Phnom Bakheng – The temple with a view over Angkor Wat

Phnom Bakheng – The temple with a view over Angkor Wat

Ideal for a short hike in tropical temperatures is Phnom Bakheng. The small mountain near Angkor Thom offers visitors a breathtaking view of the archaeological park upon arrival, including Angkor Wat to the northwest.

Blick auf Angkor Wat vom Phnom Bakheng

View of Angkor Wat from Phnom Bakheng

The name Phnom Bakheng means “central mountain”: very appropriate, as the site was built as a pyramid temple. As a result, from the top of the pyramid (i.e. the fifth level), visitors have a great view of the entire surrounding area, especially the Angkor Thom temple complex. It is especially popular with tourists to watch the sunset from up there, so at these times the crowds to the top are very large. The walk to the top takes about twenty minutes, but alternative means of ascent (such as by elephant) are also available.

Phnom Bakheng was built during the reign of King Yasovarman I around the 9th or 10th century, after he moved the capital of the empire from Roluos to Angkor. This temple was to serve him as a state temple and was dedicated to the deity Shiva, while he had other temples built on the other three hills around Angkor (which at that time still had the name “Yasodharapura”): Phnom Krom, Phnom Bok and Phnom Dei. From Phnom Bakheng, which was 60 meters high and visible from afar, the king could overlook the entire area of the capital (i.e. about four square kilometers): a great advantage that was also appreciated in the 1970s by the Khmer Rouge, who had anchored a strategic base there.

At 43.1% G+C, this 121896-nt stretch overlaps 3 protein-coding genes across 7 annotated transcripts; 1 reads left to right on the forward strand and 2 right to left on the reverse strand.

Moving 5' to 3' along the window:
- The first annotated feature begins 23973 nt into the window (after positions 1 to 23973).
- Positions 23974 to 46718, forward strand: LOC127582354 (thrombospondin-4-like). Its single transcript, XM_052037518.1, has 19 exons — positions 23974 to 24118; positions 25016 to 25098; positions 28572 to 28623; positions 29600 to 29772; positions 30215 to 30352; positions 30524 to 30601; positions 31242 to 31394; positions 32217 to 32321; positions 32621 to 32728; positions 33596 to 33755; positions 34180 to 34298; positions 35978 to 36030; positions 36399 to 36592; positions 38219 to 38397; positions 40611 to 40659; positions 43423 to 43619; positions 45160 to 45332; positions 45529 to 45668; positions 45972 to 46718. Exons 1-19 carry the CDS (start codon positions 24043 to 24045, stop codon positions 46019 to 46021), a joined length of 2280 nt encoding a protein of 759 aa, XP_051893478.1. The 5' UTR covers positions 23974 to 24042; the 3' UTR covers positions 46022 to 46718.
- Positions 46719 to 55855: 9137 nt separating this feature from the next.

The special thing about the temple complex is that next to the central sanctuary there are 108 towers: the number here is deliberately chosen because the number 108 is considered sacred in Hinduism. According to the transmission, at that time only 33 towers were visible from each point of the temple, which corresponded to the number of gods in Indra’s heaven (another deity, which is primarily attributed to Vedic customs). Today, the towers are only sporadically and rudimentarily preserved. On the top pyramid there are five prasat, which are supposed to symbolize the five peaks of Mount Meru, the world mountain that is at the center of the universe of Hindu, Buddhist and Jain mythology and has five peaks. What makes it special is that this symbolism, found in numerous temples in the region, has been applied here for the first time.

Phnom Bakheng is one of the most formative temples of the region around Siem Reap and should not be missed under any circumstances – especially because of the wonderful sunset.

Travel video from Phnom Bakheng